Rik Farrowp. 388
Bruce Schneier and Counterpane Systemsp. 388
Lincoln Stein's WWW Security FAQp. 388
Bill Cheswick's Home Pagep. 388
Alec Muffet's Home Pagep. 388
Marcus Ranum's Home Pagep. 388
Fred Cohen and Associatesp. 388
Dr. Dorothy Denning's Home Pagep. 388
Dan Farmer's Home Pagep. 388
Sarah Gordon's Home Pagep. 389
George Smith, The Crypt Newsletterp. 389
U.S. GAO Cybersecurity Assessmentsp. 389
Information Security: Computer Attacks at Department of Defense Pose Increasing Risksp. 389
Information Security: Computer Attacks at Department of Defense Pose Increasing Risksp. 389
Information Security: Computer Hacker Information Available on the Internetp. 389
Information Security: Opportunities for Improved OMB Oversight of Agency Practicesp. 389
IRS Systems Security and Funding: Employee Browsing Not Being Addressed Effectively and Budget Requests for New Systems Development Not Justifiedp. 389
IRS Systems Security: Tax Processing Operations and Data Still at Risk Due to Serious Weaknessesp. 389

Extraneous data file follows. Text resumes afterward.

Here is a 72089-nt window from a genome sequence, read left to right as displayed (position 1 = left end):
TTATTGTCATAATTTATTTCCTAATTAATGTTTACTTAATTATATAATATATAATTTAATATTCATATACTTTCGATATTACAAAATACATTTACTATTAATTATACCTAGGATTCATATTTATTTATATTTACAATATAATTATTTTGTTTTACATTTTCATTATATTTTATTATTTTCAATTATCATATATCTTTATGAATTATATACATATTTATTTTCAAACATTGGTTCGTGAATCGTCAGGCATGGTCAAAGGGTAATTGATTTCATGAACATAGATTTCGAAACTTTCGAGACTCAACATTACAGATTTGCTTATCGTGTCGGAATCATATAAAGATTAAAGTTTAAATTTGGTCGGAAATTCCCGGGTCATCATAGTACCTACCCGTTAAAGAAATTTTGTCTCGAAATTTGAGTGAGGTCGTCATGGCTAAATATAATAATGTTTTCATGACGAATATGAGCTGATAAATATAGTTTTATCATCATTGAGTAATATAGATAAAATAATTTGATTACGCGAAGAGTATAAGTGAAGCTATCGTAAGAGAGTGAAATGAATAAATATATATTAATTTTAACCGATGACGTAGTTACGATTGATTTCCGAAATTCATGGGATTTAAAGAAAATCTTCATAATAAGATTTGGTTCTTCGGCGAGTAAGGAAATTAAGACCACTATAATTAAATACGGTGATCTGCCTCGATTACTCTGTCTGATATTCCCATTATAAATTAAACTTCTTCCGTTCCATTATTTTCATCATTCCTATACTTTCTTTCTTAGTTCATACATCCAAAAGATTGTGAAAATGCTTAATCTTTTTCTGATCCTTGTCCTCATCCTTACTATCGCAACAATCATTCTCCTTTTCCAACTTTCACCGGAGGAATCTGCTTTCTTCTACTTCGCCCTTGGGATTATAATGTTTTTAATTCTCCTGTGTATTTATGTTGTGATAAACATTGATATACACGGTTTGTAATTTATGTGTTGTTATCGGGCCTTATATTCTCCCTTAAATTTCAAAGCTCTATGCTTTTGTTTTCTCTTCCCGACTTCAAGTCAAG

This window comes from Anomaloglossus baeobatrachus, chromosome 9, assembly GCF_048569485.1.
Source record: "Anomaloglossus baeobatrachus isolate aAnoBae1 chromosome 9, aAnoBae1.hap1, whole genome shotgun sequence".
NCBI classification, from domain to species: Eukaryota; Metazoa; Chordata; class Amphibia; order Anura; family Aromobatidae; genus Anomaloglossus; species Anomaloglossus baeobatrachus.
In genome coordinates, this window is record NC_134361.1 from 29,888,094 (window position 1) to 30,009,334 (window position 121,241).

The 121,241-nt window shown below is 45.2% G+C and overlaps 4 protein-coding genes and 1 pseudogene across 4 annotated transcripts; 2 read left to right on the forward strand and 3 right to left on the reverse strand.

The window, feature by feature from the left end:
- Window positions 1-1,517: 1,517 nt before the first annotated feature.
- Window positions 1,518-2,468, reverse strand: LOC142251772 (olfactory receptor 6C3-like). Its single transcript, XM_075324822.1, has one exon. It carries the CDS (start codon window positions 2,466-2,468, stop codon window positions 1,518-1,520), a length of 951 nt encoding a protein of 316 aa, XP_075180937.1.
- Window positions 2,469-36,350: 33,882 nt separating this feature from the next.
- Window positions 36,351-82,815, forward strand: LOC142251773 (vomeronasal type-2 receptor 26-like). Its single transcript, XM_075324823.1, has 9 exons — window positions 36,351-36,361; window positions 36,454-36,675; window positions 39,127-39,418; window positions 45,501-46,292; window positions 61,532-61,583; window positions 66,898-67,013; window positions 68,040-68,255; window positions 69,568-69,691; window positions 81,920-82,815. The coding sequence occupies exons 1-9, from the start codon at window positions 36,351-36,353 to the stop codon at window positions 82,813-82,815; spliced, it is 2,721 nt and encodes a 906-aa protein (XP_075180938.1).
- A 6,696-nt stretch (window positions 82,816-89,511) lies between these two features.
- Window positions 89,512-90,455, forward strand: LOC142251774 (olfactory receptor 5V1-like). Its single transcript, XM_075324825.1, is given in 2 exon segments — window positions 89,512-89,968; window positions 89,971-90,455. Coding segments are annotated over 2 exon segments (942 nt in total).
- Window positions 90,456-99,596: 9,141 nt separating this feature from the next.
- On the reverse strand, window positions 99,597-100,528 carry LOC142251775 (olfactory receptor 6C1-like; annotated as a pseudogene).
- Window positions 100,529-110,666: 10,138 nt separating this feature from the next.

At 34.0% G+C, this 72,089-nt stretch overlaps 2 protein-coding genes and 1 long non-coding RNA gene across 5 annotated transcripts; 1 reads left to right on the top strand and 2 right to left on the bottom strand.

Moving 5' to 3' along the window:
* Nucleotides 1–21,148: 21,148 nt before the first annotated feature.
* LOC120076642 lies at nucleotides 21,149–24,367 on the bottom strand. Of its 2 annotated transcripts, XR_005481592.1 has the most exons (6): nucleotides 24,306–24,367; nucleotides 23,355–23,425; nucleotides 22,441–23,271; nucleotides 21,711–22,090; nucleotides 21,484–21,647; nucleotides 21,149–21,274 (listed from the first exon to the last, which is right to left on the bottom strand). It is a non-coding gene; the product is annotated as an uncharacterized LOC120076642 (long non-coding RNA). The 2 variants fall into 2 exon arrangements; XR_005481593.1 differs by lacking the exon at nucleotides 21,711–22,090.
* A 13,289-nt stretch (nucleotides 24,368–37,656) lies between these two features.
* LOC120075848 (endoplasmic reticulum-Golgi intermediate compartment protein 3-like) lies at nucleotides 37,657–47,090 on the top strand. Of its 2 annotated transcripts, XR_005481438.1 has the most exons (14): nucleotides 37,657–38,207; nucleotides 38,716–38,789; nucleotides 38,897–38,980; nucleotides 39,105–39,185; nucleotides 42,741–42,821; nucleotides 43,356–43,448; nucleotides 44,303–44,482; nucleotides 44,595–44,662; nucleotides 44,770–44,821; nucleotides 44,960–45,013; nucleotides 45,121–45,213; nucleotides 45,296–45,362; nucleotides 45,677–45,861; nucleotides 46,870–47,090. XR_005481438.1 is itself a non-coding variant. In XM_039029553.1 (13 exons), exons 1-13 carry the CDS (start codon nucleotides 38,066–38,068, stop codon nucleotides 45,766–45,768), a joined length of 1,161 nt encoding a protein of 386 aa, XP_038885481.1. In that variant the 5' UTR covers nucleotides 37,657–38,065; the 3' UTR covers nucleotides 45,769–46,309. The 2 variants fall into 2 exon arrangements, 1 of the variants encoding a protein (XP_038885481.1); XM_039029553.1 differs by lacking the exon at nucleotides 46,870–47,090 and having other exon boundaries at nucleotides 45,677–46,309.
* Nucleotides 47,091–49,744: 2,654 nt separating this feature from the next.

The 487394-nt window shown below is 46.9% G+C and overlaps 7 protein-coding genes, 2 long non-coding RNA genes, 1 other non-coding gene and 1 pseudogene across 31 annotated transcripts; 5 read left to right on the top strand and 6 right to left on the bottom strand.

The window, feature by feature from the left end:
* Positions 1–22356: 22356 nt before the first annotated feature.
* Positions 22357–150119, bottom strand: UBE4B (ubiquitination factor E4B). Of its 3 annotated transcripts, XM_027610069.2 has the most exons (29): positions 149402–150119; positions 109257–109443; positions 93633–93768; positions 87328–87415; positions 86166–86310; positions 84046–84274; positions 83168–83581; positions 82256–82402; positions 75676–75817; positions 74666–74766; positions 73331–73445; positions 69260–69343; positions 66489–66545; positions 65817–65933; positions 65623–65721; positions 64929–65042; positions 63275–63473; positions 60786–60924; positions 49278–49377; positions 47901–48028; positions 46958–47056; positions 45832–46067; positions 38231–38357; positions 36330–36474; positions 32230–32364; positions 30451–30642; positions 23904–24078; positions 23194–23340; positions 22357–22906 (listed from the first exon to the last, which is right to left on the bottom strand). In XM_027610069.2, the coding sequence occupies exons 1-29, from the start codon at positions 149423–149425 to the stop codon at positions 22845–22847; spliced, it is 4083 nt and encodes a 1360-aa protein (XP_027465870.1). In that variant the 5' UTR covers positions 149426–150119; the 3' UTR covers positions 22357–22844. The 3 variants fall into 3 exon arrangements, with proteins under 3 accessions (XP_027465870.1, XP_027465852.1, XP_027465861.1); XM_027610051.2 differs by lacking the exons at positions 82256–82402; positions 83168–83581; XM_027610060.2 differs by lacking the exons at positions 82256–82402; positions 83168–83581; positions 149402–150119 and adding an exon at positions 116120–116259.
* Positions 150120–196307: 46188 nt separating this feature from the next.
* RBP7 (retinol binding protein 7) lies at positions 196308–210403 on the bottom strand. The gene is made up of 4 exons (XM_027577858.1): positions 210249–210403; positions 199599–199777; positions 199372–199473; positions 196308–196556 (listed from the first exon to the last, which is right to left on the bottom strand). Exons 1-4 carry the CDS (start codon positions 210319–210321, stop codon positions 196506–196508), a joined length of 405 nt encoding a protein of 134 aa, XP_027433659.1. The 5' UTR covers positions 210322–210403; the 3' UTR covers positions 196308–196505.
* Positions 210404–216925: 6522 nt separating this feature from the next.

IRS Systems Security: Tax Processing Operations and Data Still at Risk Due to Serious Weaknessesp. 390
Air Traffic Control: Weak Computer Security Practices Jeopardize Flight Safetyp. 390
Computer Security: Pervasive, Serious Weaknesses Jeopardize State Department Operationsp. 390
Executive Guide: Information Security Management--Learning From Leading Organizationsp. 390
FAA Systems: Serious Challenges Remain in Resolving Year 2000 and Computer Security Problemsp. 390
Information Security: Serious Weaknesses Place Critical Federal Operations and Assets at Riskp. 390
Information Security: Serious Weaknesses Put State Department and FAA Operations at Riskp. 390
Information Security: Strengthened Management Needed to Protect Critical Federal Operations and Assetsp. 390
Department of Energy: Key Factors Underlying Security Problems at DOE Facilitiesp. 391
Information Security: The Melissa Computer Virus Demonstrates Urgent Need for Stronger Protection Over Systems and Sensitive Datap. 391
High-Risk Series: An Update HR-99-1p. 391
Information Security: Many NASA Mission-Critical Systems Face Serious Risksp. 391
Anti-Virus Informationp. 391
Virus Bulletinp. 391
Rob Rosenberger's Computer Virus Mythsp. 391
European Institute for Computer Antivirus Research (EICAR)p. 391